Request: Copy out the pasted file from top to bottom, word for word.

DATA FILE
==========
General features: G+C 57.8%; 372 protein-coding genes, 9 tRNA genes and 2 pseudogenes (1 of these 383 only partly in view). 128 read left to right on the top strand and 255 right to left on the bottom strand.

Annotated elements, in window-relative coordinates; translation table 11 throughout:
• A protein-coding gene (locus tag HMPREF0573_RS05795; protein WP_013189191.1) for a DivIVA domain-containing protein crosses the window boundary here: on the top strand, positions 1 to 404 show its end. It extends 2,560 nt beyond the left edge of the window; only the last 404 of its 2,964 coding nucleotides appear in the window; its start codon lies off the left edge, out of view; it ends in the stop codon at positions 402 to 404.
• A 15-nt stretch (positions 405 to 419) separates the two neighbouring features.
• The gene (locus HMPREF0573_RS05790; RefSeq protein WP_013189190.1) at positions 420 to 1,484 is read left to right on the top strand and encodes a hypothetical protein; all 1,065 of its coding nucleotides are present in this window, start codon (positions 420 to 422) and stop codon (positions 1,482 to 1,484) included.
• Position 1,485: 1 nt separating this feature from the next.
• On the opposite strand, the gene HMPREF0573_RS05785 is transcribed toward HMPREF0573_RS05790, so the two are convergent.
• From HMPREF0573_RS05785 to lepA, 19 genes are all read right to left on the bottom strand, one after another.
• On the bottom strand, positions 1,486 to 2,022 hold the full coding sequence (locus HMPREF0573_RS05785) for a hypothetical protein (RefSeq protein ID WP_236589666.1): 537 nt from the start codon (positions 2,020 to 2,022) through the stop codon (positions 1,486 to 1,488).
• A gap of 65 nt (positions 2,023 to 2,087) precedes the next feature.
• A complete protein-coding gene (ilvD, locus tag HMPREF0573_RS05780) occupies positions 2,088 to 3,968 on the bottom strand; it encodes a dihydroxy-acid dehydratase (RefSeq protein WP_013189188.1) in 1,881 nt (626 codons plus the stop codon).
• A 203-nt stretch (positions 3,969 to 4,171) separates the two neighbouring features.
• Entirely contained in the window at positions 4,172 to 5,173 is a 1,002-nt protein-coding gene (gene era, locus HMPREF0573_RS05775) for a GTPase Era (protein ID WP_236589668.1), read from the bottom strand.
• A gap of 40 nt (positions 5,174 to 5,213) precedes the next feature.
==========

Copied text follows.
General features: G+C 57.8%; 372 protein-coding genes, 9 tRNA genes and 2 pseudogenes (1 of these 383 only partly in view). 128 read left to right on the top strand and 255 right to left on the bottom strand.

Annotated elements, in window-relative coordinates; translation table 11 throughout:
• A protein-coding gene (locus tag HMPREF0573_RS05795; protein WP_013189191.1) for a DivIVA domain-containing protein crosses the window boundary here: on the top strand, positions 1 to 404 show its end. It extends 2,560 nt beyond the left edge of the window; only the last 404 of its 2,964 coding nucleotides appear in the window; its start codon lies off the left edge, out of view; it ends in the stop codon at positions 402 to 404.
• A 15-nt stretch (positions 405 to 419) separates the two neighbouring features.
• The gene (locus HMPREF0573_RS05790; RefSeq protein WP_013189190.1) at positions 420 to 1,484 is read left to right on the top strand and encodes a hypothetical protein; all 1,065 of its coding nucleotides are present in this window, start codon (positions 420 to 422) and stop codon (positions 1,482 to 1,484) included.
• Position 1,485: 1 nt separating this feature from the next.
• On the opposite strand, the gene HMPREF0573_RS05785 is transcribed toward HMPREF0573_RS05790, so the two are convergent.
• From HMPREF0573_RS05785 to lepA, 19 genes are all read right to left on the bottom strand, one after another.
• On the bottom strand, positions 1,486 to 2,022 hold the full coding sequence (locus HMPREF0573_RS05785) for a hypothetical protein (RefSeq protein ID WP_236589666.1): 537 nt from the start codon (positions 2,020 to 2,022) through the stop codon (positions 1,486 to 1,488).
• A gap of 65 nt (positions 2,023 to 2,087) precedes the next feature.
• A complete protein-coding gene (ilvD, locus tag HMPREF0573_RS05780) occupies positions 2,088 to 3,968 on the bottom strand; it encodes a dihydroxy-acid dehydratase (RefSeq protein WP_013189188.1) in 1,881 nt (626 codons plus the stop codon).
• A 203-nt stretch (positions 3,969 to 4,171) separates the two neighbouring features.
• Entirely contained in the window at positions 4,172 to 5,173 is a 1,002-nt protein-coding gene (gene era, locus HMPREF0573_RS05775) for a GTPase Era (protein ID WP_236589668.1), read from the bottom strand.
• A gap of 40 nt (positions 5,174 to 5,213) precedes the next feature.